Henry was born in Weymouth, Dorset, on the southwestern coast of England on November 23, 1887.
his father was a biologist and also a professor of anatomy and physiology at the University of Oxford
He belonged to a rich, aristocratic, and scientifically accomplished family
He soon toke a interest in Learning, science, and zoology
In 1913, while working at the University of Manchester, Moseley observed and measured the X-ray spectra of various chemical elements obtained by diffraction in crystals.
With the knowledge of how this X-ray spectra's worked he discovered a systematic relation between wavelength and atomic number. This discovery is now known as the Moseley’s law.
Before his finding, atomic numbers had been thought of as an arbitrary number, based on sequence of atomic weights. Moseley also predicted a number of missing elements and their periodic numbers in the Periodic Table.
Sometime in the first half of 1914, Moseley resigned from his position at Manchester, with plans to return to Oxford and continue his physics research there. However, World War I broke out in August 1914, and Moseley turned down this job offer to enlist in the Royal Engineers of the British Army instead. Moseley served as a technical officer in communications during the Battle of Gallipoli, in Turkey, beginning in April 1915, where he was killed in action on 10 August 1915. Moseley was shot in the head by a Turkish sniper while in the act of telephoning a military order. "His death was that it might well have been the most costly single death of the War to mankind generally".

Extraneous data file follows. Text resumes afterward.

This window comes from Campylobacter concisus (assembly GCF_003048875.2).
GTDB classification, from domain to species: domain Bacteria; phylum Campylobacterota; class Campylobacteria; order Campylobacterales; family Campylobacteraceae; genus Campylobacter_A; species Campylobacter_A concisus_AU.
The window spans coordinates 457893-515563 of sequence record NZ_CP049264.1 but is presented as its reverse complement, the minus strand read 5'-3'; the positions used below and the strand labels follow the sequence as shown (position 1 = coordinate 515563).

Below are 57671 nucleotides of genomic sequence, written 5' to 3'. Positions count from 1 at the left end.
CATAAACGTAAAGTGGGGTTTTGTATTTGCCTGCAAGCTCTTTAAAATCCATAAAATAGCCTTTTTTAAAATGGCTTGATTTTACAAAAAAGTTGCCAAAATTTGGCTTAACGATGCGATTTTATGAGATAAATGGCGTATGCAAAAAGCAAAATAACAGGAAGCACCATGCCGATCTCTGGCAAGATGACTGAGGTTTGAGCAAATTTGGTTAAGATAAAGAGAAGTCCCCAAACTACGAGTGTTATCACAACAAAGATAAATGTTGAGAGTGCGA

Henry Moseley's research career lasted only forty months before tragically ending with his death on a Gallipoli battlefield in World War I. But in his classic study of the x-ray spectra of elements, he established the truly scientific basis of the Periodic Table by arranging chemical elements in the order of their atomic numbers.
He contributed a lot towards the science of physics through his research. Many scientists believe that if Moseley had survived a bit longer he would have contributed a great deal to the knowledge of atomic structure and also earned the Nobel Prize in Physics.
Interesting Facts About his life
- Birthday- November 23rd 1887
- Father- Henry Nottidge Moseley
- Country of Origin: England
- Occupation- Physicist/Engineer
- Rank in Military- Officer of Engineers
- Colleges Attended- Eton College; Trinity College; University of Manchester; Oxford University
- Website Title: Henry Moseley
- Article Title: Chemistry Explained
- Date Accessed: October 15, 2014
- Electronically Published
- Authors Unknown
Heilbron, J. L. (1966). "The Work of H. G. J. Moseley." Isis 57:336–366.
Heilbron, J. L. (1974). H. G. J. Moseley: The Life and Letters of an English Physicist, 1887–1915. Berkeley: University of California Press.
Jaffe, Bernard (1971). Moseley and the Numbering of the Elements. Garden City, NY: Doubleday.